The hamstring injury was hopefully only a setback for him, but he must have taken solace in the fact that he actually started the game and received the chance to take to the pitch. With that in mind, his efforts to return to the field were doubled and, despite offering to play for Manchester United for free, it did come as something of a shock to the player to be released from the United family.
The release, however, spurred Hargreaves into an otherwise untried form of communication.
Twitter has become synonymous with professional athletes in recent years, while YouTube has rarely been used other than to put up videos of great goals or prodigious children.
Hargreaves took the unprecedented step of placing videos of himself training on the social video site in an effort to prove his fitness. Considering that his last injury at United was a hamstring injury, he was keen to show that his knees could still take substantial impacts while training.
Initially West Bromwich Albion and Roy Hodgson were in the driving seat to secure the midfielder's signature and were very close to capturing Hargreaves on a pay-as-you-play deal, but somewhere along the line the deal went cold. So, when Hargreaves was seen coming out of the Bridgewater hospital in Manchester late Tuesday night, the football rumour mill went into overdrive.
Having satisfied Manchester City's doctors with his fitness and his knees, described as the worst his specialist had seen in 35 years, it now looks like Hargreaves will sign up for a nominal fee with a pay-as-you-play bonus clause built in.
City's doctors would have been extremely stringent; Roberto Mancini is renowned for his focus and attention towards his team's physical and mental fitness.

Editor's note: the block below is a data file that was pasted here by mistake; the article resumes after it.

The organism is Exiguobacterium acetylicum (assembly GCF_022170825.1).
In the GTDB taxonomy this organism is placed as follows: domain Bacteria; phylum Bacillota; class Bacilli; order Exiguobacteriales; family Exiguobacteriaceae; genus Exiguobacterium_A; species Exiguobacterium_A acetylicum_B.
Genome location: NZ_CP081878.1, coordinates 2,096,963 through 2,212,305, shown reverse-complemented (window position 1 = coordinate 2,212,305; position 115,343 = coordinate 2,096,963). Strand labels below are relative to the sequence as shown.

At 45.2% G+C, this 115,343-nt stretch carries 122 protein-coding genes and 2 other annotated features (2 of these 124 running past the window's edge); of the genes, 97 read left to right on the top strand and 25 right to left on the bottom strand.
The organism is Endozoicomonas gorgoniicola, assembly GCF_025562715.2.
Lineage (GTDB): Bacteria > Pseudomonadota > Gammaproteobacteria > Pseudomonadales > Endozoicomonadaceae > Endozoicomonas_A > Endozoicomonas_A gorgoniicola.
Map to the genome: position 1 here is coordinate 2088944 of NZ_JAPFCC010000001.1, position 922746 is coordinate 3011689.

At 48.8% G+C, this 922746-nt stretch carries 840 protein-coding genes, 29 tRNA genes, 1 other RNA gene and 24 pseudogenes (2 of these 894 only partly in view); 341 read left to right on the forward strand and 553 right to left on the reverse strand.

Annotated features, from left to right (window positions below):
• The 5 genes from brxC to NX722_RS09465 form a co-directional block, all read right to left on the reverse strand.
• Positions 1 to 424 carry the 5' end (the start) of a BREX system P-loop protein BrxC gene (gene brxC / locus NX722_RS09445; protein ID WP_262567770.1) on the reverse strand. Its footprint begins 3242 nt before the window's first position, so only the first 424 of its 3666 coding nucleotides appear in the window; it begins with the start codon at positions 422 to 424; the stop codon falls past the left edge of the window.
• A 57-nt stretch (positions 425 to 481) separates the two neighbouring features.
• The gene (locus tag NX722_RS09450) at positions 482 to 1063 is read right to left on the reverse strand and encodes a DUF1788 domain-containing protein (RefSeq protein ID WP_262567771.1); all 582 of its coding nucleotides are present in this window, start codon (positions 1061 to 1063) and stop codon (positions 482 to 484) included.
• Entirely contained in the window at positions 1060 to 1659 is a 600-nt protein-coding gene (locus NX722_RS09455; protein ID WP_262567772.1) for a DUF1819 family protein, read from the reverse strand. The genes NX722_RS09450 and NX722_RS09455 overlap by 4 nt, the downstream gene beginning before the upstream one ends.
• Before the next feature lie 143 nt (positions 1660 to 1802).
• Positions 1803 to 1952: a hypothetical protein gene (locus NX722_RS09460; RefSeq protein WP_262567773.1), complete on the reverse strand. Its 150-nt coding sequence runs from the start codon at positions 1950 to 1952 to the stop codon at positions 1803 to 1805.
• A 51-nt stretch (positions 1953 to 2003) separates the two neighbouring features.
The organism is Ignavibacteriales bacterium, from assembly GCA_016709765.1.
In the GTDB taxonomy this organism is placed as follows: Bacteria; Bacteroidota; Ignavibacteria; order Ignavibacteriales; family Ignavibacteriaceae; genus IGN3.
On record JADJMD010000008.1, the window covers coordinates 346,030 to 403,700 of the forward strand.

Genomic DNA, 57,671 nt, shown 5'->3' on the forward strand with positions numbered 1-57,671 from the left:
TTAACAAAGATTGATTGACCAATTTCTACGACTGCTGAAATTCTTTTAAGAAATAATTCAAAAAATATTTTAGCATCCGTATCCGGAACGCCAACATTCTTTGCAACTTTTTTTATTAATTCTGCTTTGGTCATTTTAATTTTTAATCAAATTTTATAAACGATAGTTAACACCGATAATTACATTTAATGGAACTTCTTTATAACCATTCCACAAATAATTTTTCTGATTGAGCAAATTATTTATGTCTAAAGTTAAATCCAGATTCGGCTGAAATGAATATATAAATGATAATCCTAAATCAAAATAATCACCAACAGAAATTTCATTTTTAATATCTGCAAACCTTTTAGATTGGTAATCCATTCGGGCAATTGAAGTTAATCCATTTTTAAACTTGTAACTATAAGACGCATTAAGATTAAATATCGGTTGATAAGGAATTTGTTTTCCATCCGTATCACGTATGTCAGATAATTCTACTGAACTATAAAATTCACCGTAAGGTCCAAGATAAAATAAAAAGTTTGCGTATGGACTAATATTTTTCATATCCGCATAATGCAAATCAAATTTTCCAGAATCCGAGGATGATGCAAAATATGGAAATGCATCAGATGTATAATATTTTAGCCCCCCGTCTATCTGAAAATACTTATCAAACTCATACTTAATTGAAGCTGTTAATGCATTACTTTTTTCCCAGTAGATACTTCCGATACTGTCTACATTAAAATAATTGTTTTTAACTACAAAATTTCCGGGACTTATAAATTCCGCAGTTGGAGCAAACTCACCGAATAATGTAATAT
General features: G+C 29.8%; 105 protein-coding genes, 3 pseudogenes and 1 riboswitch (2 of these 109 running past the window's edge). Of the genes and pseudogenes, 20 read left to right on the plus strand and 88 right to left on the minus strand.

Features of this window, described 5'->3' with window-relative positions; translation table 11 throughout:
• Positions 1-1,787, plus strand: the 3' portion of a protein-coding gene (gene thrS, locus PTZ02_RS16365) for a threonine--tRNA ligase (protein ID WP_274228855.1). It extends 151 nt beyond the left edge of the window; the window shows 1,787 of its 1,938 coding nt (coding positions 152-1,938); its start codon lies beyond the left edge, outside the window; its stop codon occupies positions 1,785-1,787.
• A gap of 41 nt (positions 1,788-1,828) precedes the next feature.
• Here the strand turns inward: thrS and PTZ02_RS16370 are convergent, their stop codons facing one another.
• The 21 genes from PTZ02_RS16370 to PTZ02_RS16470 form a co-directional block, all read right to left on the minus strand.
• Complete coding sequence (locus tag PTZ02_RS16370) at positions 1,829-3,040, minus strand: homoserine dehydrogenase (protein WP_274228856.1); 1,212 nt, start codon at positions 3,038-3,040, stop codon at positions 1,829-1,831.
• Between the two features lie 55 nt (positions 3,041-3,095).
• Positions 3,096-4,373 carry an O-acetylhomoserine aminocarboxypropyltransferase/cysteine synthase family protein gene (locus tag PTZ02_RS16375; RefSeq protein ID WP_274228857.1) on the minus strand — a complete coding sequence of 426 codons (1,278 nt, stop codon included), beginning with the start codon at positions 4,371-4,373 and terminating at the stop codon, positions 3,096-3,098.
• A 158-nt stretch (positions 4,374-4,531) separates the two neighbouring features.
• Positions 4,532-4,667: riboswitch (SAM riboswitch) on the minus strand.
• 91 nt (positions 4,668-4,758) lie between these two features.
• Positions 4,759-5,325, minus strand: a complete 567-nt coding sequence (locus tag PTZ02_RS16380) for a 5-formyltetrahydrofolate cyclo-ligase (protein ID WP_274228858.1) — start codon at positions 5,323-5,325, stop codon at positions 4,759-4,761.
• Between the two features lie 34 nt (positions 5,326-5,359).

Last season he introduced double training sessions on certain days of the week that were initially met with scorn by some of his players. Then he installed a steep training hill at City's training ground in an effort to increase his team's stamina further. However, as City won the FA Cup and finished third, that criticism has faded somewhat.
Hargreaves will be expected to compete in and complete the same amount of trials he sets for the rest of his first-team squad, so it would seem strange for the club to sign the player if he could not satisfy their demands.
His addition to the squad, as presumably backup to the central midfield regulars of Nigel De Jong and Gareth Barry, will add some character and experience to the Manchester City dressing room as they begin their exploits in the Champions League for the first time. It would not be beyond the realms of fantasy to see the star play against his old team, Bayern Munich, at some stage of the group games.
Even the most hardened of Manchester United fans would not begrudge their ex-player getting a second chance at the cherry, even if it is with City, so it will be interesting to see how they greet him when the two clubs come face to face with each other in October.
If the deal does workout, then Roberto Mancini may have just picked up some of the EPL's most expensive signings—as well as the best bargain—of the summer.
This article was previously published on Premier League Report.